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Microsoft’s Chromium Shell

Whether it is the start of a powerhouse relationship or the beginning of a feud, it is clear that something isn’t working. While some will say that something was Microsoft’s failed replacement for Internet Explorer, Edge is being updated with a new Google flavor. It is easy to wonder if Microsoft’s move to open-source powershell in recent years is any indication of the direction that operating systems are headed. The Edge Chromium download is available here https://support.microsoft.com/en-us/help/4501095/download-the-new-microsoft-edge-based-on-chromium.

Edge is not the first browser to use Chromium, but outside of Chrome they will probably be the biggest. Windows operating systems are still the most common in corporate environments, and corporate environments account for the largest share in the market. Corporations are so large, that AntiVirus companies don’t even support home users. The products they make for the home market were the butt of a joke for a rep at a luncheon earlier this month. When asked about the bifurcation of services for the products they delivered, they literally thought a joke was being made.

To make sure that Microsoft knew they were in for a battle, Chrome has been fighting back by tightening its own security standards and demonstrating the insecurities of the Edge Chromium implementation. Google has employed the power of the pop up to warn that they are the browser to go to for security. Recent demonstrations at bolstering privacy through the development of DNS-over-TLS (RFC7858) and DNS-over-HTTPS (RFC8484) are indicative of a problem they have been causing with the tracking of US Citizen data since their inception. They have started to tighten down the Google Partners program with the 50% rule as well.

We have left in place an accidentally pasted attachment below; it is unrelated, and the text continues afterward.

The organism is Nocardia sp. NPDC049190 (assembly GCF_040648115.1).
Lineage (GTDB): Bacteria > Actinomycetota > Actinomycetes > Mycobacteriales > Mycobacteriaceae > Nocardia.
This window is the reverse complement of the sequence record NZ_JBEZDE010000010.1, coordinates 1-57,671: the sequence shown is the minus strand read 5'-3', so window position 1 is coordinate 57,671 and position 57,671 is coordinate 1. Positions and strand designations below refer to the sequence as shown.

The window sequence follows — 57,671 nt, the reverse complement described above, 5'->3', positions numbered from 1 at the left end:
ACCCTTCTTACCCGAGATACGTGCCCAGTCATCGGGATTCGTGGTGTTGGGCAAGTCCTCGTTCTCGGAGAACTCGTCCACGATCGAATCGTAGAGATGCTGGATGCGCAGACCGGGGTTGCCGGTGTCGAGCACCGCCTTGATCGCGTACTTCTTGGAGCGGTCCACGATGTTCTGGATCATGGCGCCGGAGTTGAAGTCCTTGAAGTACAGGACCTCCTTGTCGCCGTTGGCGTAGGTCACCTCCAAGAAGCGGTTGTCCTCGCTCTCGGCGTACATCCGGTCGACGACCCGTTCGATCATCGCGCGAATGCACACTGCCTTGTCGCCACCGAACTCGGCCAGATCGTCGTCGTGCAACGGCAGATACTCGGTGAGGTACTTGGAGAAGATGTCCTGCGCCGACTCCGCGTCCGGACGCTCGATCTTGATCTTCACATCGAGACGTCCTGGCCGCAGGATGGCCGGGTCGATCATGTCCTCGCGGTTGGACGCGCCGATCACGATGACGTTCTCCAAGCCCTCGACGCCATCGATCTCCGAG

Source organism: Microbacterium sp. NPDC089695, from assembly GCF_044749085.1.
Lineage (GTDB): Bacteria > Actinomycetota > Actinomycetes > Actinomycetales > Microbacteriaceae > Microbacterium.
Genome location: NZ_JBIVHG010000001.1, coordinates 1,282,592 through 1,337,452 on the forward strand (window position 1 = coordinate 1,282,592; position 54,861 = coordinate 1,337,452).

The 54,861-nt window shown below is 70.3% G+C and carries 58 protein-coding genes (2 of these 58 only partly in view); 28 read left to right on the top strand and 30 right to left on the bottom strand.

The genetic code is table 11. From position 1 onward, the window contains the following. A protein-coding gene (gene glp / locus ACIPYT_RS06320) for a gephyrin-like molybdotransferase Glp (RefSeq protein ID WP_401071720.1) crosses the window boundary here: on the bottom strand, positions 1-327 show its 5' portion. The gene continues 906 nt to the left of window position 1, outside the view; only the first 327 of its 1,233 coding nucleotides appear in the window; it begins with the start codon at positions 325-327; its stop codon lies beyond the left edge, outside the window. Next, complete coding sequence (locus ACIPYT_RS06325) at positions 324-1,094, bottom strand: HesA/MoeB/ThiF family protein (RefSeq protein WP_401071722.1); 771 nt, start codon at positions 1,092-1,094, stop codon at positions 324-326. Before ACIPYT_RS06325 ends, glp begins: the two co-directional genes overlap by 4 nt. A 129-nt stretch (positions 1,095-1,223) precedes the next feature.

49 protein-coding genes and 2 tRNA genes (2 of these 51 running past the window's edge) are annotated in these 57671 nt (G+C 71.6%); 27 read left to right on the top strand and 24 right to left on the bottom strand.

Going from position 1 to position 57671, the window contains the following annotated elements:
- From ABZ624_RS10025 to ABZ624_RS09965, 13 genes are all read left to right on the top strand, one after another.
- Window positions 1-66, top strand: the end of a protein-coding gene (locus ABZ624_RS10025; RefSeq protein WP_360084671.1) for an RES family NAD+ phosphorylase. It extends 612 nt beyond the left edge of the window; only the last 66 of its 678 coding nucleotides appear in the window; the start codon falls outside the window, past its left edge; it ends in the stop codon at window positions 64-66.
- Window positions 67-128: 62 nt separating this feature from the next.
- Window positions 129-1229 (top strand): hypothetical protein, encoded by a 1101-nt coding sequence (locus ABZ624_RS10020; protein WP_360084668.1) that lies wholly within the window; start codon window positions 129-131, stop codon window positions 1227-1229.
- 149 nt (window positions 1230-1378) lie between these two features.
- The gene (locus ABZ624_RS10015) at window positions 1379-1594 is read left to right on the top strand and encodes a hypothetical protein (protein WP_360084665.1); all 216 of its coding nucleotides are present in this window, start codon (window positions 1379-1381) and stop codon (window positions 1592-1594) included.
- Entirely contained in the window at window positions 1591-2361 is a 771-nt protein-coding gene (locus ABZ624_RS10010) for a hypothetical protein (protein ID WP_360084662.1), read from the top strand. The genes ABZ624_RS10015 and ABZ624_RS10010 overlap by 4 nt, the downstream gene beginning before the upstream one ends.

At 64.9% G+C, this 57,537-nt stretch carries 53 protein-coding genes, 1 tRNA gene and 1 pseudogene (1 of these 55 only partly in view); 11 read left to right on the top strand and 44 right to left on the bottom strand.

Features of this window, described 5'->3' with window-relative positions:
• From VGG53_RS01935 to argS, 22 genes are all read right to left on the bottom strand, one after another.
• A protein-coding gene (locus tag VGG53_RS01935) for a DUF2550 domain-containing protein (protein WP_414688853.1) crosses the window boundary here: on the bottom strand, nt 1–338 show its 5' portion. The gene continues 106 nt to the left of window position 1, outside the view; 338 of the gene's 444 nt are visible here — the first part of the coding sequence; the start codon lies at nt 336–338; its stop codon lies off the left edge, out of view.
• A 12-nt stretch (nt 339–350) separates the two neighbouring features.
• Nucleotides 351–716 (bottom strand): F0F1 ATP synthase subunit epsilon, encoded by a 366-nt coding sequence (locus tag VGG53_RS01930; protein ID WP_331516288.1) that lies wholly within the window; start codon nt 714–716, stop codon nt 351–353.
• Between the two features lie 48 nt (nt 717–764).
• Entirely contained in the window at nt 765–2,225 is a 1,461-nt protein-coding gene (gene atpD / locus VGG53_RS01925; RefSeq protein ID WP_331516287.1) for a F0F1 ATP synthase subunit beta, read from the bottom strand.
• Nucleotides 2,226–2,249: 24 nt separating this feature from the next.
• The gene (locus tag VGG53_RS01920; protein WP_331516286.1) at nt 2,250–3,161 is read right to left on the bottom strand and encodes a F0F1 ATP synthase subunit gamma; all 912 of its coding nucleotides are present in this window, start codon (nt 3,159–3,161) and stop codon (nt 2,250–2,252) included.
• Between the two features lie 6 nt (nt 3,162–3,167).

If you are looking to stay on the Google side of things, there is a solution for running traditionally Microsoft based applications that were tied to Internet Explorer. The IE Tab extension will allow you to run IE securely within Chrome. It is able to run legacy web applications and also has full support for GPO deployments. When you want to launch ActiveX virtual consoles to manage those blade servers and you don’t want use a browser that has had as many problems as IE.

Overall the move to replace IE with Edge via Chromium will be interesting. Watching the forking of software applications is not novel, but it sometimes leads to mismatched security updates. Citrix’s recent vulnerabilities might be attributable to maintaining a forked Linux distribution, and updating a maze of code can be a challenge. Palo Alto’s silent fix for Global Protect went unspoken for about 6 months last year as they did not have a responsible disclosure. Edge updates will probably come frequently if they are not automated, so it will be important to keep an eye on this software if it is to be used.

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